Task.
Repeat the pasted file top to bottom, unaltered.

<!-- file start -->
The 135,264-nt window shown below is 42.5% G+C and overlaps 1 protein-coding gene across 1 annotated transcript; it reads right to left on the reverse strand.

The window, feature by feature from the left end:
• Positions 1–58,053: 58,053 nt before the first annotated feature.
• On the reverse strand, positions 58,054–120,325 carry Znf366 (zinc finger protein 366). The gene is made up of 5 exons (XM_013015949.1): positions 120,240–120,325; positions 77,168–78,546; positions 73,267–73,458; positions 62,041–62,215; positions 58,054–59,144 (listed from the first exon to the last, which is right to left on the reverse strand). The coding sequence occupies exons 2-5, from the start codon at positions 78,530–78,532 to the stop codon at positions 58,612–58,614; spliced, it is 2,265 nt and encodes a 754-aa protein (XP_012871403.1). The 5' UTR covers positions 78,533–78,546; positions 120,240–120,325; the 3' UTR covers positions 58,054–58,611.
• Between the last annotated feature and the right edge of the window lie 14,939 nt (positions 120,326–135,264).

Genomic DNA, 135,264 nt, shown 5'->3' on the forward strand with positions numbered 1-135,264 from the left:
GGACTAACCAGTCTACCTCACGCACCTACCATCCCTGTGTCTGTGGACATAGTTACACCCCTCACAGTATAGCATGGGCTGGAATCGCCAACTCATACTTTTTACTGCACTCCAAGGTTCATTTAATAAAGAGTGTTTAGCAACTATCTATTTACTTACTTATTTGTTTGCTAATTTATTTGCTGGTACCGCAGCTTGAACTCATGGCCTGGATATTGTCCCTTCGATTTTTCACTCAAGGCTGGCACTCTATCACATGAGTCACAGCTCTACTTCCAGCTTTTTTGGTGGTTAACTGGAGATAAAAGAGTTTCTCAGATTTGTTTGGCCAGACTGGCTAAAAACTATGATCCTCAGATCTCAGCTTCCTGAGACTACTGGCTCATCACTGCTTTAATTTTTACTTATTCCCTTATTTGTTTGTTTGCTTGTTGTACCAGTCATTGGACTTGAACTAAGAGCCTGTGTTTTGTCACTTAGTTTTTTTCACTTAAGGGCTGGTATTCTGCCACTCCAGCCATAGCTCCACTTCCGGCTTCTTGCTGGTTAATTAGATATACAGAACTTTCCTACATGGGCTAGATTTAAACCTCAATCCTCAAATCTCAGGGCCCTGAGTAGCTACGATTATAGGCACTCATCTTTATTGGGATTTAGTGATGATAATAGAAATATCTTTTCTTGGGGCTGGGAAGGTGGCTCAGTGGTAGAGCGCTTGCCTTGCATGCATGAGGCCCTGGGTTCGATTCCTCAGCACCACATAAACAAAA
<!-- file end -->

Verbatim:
The 135,264-nt window shown below is 42.5% G+C and overlaps 1 protein-coding gene across 1 annotated transcript; it reads right to left on the reverse strand.

The window, feature by feature from the left end:
• Positions 1–58,053: 58,053 nt before the first annotated feature.
• On the reverse strand, positions 58,054–120,325 carry Znf366 (zinc finger protein 366). The gene is made up of 5 exons (XM_013015949.1): positions 120,240–120,325; positions 77,168–78,546; positions 73,267–73,458; positions 62,041–62,215; positions 58,054–59,144 (listed from the first exon to the last, which is right to left on the reverse strand). The coding sequence occupies exons 2-5, from the start codon at positions 78,530–78,532 to the stop codon at positions 58,612–58,614; spliced, it is 2,265 nt and encodes a 754-aa protein (XP_012871403.1). The 5' UTR covers positions 78,533–78,546; positions 120,240–120,325; the 3' UTR covers positions 58,054–58,611.
• Between the last annotated feature and the right edge of the window lie 14,939 nt (positions 120,326–135,264).

Genomic DNA, 135,264 nt, shown 5'->3' on the forward strand with positions numbered 1-135,264 from the left:
GGACTAACCAGTCTACCTCACGCACCTACCATCCCTGTGTCTGTGGACATAGTTACACCCCTCACAGTATAGCATGGGCTGGAATCGCCAACTCATACTTTTTACTGCACTCCAAGGTTCATTTAATAAAGAGTGTTTAGCAACTATCTATTTACTTACTTATTTGTTTGCTAATTTATTTGCTGGTACCGCAGCTTGAACTCATGGCCTGGATATTGTCCCTTCGATTTTTCACTCAAGGCTGGCACTCTATCACATGAGTCACAGCTCTACTTCCAGCTTTTTTGGTGGTTAACTGGAGATAAAAGAGTTTCTCAGATTTGTTTGGCCAGACTGGCTAAAAACTATGATCCTCAGATCTCAGCTTCCTGAGACTACTGGCTCATCACTGCTTTAATTTTTACTTATTCCCTTATTTGTTTGTTTGCTTGTTGTACCAGTCATTGGACTTGAACTAAGAGCCTGTGTTTTGTCACTTAGTTTTTTTCACTTAAGGGCTGGTATTCTGCCACTCCAGCCATAGCTCCACTTCCGGCTTCTTGCTGGTTAATTAGATATACAGAACTTTCCTACATGGGCTAGATTTAAACCTCAATCCTCAAATCTCAGGGCCCTGAGTAGCTACGATTATAGGCACTCATCTTTATTGGGATTTAGTGATGATAATAGAAATATCTTTTCTTGGGGCTGGGAAGGTGGCTCAGTGGTAGAGCGCTTGCCTTGCATGCATGAGGCCCTGGGTTCGATTCCTCAGCACCACATAAACAAAA